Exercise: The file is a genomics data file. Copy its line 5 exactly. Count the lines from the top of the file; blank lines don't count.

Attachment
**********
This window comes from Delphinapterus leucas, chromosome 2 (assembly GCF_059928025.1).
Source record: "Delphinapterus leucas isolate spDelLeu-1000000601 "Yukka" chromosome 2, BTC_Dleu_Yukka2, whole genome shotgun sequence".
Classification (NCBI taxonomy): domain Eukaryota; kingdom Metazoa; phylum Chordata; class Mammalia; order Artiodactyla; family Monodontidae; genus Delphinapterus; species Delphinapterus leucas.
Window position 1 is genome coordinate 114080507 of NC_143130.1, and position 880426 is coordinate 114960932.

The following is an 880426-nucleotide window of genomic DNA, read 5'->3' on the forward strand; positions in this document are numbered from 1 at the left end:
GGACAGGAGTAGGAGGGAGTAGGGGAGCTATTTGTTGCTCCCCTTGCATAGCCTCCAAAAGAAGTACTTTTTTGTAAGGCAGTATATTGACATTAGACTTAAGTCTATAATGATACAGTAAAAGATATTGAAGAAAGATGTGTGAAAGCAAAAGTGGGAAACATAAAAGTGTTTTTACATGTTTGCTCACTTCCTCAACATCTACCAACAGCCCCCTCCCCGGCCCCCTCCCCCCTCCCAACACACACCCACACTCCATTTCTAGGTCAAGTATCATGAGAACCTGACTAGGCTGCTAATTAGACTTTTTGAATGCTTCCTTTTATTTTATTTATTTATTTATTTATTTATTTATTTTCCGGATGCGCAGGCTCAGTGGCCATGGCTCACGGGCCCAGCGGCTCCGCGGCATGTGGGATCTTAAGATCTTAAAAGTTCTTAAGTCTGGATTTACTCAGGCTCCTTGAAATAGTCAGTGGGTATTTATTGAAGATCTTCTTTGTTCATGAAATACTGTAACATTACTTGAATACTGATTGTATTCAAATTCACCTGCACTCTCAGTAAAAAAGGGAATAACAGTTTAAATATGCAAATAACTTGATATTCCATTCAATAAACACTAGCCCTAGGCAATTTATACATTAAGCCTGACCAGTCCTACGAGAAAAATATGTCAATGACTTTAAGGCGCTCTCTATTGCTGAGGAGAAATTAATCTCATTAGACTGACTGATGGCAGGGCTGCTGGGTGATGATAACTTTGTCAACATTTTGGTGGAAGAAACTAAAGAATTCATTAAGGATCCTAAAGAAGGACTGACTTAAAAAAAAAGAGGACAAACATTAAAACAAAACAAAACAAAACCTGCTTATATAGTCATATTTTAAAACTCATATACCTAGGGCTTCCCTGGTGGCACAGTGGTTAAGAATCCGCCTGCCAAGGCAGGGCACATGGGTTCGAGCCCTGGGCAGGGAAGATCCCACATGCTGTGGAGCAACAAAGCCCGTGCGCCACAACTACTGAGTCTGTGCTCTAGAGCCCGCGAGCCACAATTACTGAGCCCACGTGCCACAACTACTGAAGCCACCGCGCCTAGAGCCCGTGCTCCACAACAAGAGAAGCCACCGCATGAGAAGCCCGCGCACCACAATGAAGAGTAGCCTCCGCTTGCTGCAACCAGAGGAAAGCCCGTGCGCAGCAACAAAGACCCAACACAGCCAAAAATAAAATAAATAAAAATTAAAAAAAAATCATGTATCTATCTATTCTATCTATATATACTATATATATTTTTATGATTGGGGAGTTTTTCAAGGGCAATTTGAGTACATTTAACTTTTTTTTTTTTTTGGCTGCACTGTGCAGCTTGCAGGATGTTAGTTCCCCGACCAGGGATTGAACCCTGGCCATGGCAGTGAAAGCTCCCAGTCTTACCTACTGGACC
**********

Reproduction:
The following is an 880426-nucleotide window of genomic DNA, read 5'->3' on the forward strand; positions in this document are numbered from 1 at the left end: